So I have had to find a way to live in the unknown. I once had this idea that if I could make sense of my losses I would be able to find peace. If I could only understand why all this was happening, or figure out what I had done, or even what was being done, I could then close the uncertainty and reconcile the insanity of it all. 

Benjamin June 30 knowing whyI had to leave the echo chamber of “why?” It’s a senseless question with no answer, a riddle that ridiculed me daily. Why did I agree to the transfusion when Lydia was fighting for her life while giving birth to another life? Why did the blood industry not screen the blood with the tools they had at that time? Why did we live such fragile lives going from one specialist to another looking for what was wrong with Matt? Why did I have another child two years later and find five months after Bryan was born find out that Lydia, Matt and Bryan were HIV+? Why haunted me for years. Empty answers haunted me even longer. There was no answer. There was no rhyme. There was no reason. Nothing I found gave me the peace I was looking for or solace in the storms we faced.

“What did I do?” was my next question that gave no peace. In my belief system at that time I carried the residue of responsibility for their disintegrating lives and ultimate deaths. I must have done something to “deserve” this. It is not logical, but I thought that if there was something I had done, then perhaps there would be something I could do. Penitence. If I could figure out what I had done maybe I could save them. Maybe they would receive a reprieve. If I could trade places, if this was to hurt me, then hurt me. Let them go. If this was some kind of punishment, then mission accomplished. Now please let them live.

Empty words filling empty questions left me empty in my attempts to understand. I just wanted to know. I just wanted peace. I wanted to know why.

I no longer rely on what I know to give me peace. Peace has not come in discernable equations that fit neatly into textbooks. I searched so many belief systems looking for answers and in each excursion I came across the inevitable precipice between the known and the unknowable. The depths of my discontent with trite phrases and simplistic answers leading to “we just don’t know” was crushing. The glib answers catapulted me into the uknown.

I went to the unknown without belief, without questions, without answers, without barriers, without resistance, without expectations…. To find my way within the unknown, I had to go without all that I carried to the precipice. Unclothed I sat in the center of uncertainty with a broken heart, broken wide open.

What I knew melted and the unknowable rested gently in my release. I had no question. There was no need to know. Presence became my answer. Peace came. Peace comes.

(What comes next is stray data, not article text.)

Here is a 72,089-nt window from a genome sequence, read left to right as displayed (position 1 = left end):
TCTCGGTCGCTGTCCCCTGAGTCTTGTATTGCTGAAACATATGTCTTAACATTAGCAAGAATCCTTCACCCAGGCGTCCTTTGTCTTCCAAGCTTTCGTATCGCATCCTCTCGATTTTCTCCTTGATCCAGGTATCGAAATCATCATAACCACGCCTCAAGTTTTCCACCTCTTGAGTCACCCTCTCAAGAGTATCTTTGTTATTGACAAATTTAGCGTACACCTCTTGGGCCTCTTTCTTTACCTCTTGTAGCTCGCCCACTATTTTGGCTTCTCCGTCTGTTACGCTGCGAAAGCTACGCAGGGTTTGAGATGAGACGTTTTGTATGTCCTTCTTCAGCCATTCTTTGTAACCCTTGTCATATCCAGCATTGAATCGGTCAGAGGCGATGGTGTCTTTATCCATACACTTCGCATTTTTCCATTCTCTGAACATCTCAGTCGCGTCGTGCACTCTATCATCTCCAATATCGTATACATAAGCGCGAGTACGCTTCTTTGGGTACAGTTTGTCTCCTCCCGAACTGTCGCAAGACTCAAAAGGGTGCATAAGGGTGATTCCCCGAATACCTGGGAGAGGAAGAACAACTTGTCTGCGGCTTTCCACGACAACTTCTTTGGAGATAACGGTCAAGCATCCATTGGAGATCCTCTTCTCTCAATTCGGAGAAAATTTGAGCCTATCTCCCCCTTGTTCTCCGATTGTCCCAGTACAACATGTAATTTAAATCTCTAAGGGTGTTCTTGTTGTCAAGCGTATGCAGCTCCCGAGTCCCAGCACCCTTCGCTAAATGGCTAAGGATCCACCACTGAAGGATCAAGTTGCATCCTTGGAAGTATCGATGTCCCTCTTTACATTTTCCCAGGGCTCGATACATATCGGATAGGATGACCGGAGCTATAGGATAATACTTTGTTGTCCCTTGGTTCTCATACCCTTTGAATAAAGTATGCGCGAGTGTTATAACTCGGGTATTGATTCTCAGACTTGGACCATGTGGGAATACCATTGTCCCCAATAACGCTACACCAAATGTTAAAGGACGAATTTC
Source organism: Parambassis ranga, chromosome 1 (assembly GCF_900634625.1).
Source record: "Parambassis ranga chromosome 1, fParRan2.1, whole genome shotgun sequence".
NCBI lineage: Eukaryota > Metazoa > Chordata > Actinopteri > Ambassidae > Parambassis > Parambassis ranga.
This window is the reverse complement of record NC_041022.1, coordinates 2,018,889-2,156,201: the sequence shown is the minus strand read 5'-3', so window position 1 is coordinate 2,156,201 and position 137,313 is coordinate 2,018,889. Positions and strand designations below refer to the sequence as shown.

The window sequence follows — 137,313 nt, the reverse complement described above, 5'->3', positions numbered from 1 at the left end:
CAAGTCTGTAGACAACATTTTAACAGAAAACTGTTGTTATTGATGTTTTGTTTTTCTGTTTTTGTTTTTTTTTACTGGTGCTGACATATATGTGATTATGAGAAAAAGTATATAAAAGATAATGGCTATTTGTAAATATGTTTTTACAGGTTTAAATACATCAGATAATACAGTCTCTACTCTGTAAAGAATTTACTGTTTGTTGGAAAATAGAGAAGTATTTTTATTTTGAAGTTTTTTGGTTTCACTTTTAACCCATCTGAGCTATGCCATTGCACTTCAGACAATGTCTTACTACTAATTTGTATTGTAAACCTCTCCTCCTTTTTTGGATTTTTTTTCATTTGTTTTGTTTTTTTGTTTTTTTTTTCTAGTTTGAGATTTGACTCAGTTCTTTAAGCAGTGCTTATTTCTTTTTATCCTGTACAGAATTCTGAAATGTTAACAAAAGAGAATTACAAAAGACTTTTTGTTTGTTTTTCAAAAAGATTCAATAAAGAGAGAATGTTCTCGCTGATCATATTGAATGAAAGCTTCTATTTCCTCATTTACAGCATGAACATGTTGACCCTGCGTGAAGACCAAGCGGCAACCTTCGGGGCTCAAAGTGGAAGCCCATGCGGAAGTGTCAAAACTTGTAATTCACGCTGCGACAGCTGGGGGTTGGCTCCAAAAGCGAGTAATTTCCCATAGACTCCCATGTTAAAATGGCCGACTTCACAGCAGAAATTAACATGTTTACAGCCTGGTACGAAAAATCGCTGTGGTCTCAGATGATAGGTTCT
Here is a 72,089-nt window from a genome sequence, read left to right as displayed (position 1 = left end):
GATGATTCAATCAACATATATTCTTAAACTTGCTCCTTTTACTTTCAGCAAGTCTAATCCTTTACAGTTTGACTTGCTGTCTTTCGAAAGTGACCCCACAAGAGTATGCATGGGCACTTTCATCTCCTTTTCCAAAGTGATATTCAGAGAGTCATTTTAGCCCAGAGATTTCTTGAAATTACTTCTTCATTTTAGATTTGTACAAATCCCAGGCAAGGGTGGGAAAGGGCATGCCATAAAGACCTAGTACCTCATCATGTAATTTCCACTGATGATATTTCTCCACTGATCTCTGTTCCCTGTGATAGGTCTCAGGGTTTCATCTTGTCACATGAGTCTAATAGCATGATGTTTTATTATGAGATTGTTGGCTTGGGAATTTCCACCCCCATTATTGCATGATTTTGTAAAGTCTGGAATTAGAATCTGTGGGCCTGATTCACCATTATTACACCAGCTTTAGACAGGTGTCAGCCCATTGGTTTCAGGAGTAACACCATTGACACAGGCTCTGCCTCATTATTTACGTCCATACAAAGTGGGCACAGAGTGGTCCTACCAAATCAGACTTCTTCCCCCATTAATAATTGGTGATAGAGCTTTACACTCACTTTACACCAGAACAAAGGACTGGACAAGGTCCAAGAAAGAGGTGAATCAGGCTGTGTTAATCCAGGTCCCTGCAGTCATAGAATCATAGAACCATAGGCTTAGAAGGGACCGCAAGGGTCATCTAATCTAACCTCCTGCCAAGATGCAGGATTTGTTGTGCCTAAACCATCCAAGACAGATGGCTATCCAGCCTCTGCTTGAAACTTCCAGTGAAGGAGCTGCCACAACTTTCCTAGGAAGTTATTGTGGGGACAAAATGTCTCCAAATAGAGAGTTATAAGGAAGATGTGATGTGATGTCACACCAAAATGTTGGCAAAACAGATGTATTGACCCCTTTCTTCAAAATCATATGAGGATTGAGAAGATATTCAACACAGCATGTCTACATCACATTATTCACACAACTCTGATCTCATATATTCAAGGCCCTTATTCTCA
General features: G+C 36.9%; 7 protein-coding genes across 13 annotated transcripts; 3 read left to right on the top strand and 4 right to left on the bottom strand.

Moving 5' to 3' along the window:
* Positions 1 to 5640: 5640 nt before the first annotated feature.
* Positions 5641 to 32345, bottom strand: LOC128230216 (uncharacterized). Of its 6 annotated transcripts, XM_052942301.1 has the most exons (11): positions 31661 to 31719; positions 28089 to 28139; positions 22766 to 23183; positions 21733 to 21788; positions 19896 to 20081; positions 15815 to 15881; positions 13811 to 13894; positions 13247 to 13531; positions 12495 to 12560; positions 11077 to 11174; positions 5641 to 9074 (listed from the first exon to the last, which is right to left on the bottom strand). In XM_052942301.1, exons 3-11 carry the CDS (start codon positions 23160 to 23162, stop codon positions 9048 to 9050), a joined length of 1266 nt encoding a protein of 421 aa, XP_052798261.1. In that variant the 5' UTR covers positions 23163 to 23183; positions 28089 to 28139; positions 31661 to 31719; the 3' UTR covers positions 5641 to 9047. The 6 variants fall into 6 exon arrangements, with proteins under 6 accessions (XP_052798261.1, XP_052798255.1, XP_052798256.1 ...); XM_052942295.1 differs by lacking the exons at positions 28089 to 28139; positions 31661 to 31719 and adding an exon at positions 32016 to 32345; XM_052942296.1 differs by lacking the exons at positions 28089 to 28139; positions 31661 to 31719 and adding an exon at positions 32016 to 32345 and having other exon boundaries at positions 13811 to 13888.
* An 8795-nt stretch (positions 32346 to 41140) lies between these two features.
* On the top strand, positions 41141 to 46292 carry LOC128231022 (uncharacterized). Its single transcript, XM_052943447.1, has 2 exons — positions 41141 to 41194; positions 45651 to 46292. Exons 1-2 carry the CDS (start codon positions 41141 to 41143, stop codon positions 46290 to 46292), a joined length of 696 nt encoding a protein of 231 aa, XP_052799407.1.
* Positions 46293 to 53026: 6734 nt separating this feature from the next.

I sit with people who ask why. I answer, “I don’t know.” It is not a response of resignation. It is not a trite, glib deflection of their pain and quest for peace. It is not an attempt to skirt the deepest hunger a human has to understand the senselessness of death’s separation. To say, “I don’t know” is of little comfort to someone who needs to know. It did not placate my pain and I doubt it placates theirs. But it is the truth. I truly don’t know.

Benjamin June 30 'Why'Yet, it is the answer that comforts me now. Living in unknowing, trusting the illuminating darkness that shades my moment, softly stepping into everything I feel without resistance, resting in presence that transcends the present, is where I live. To say, “I don’t know” no longer haunts me; it heals me.

When “why” dissolved, “what now” appeared. What do I do now? Of all the things I did for Matt one perpetual event stands head and shoulder above the rest. It wasn’t holding him all night his first night in the ICU praying for him not to die. It wasn’t when I hugged him at Bryan’s grave when he was 2 years old and he innocently starting taking the dirt off the grave and he said, “Let’s take Bryan home now.” It wasn’t when we went to sea to spread his mother’s ashes with both of us knowing one day I would be spreading his. And it wasn’t when the ashes of my son left my hand to land in sea.

The one event I that we did daily, the answer to “what now” in the expansion of my unknowing was watching cartoons. I watched hours upon hours of cartoons with Matt. All I knew was I wanted to be wherever he was. I just wanted to love him. There is nothing I needed to know beyond love because I believe there is nothing that is beyond love.

I didn’t need to understand why. My peace did not come from why. My peace came, my peace comes, with the only answer that I have – I don’t know. I simply don’t know why. But I do know the unknowable nature of love and its ever-unfolding presence in the unknown.

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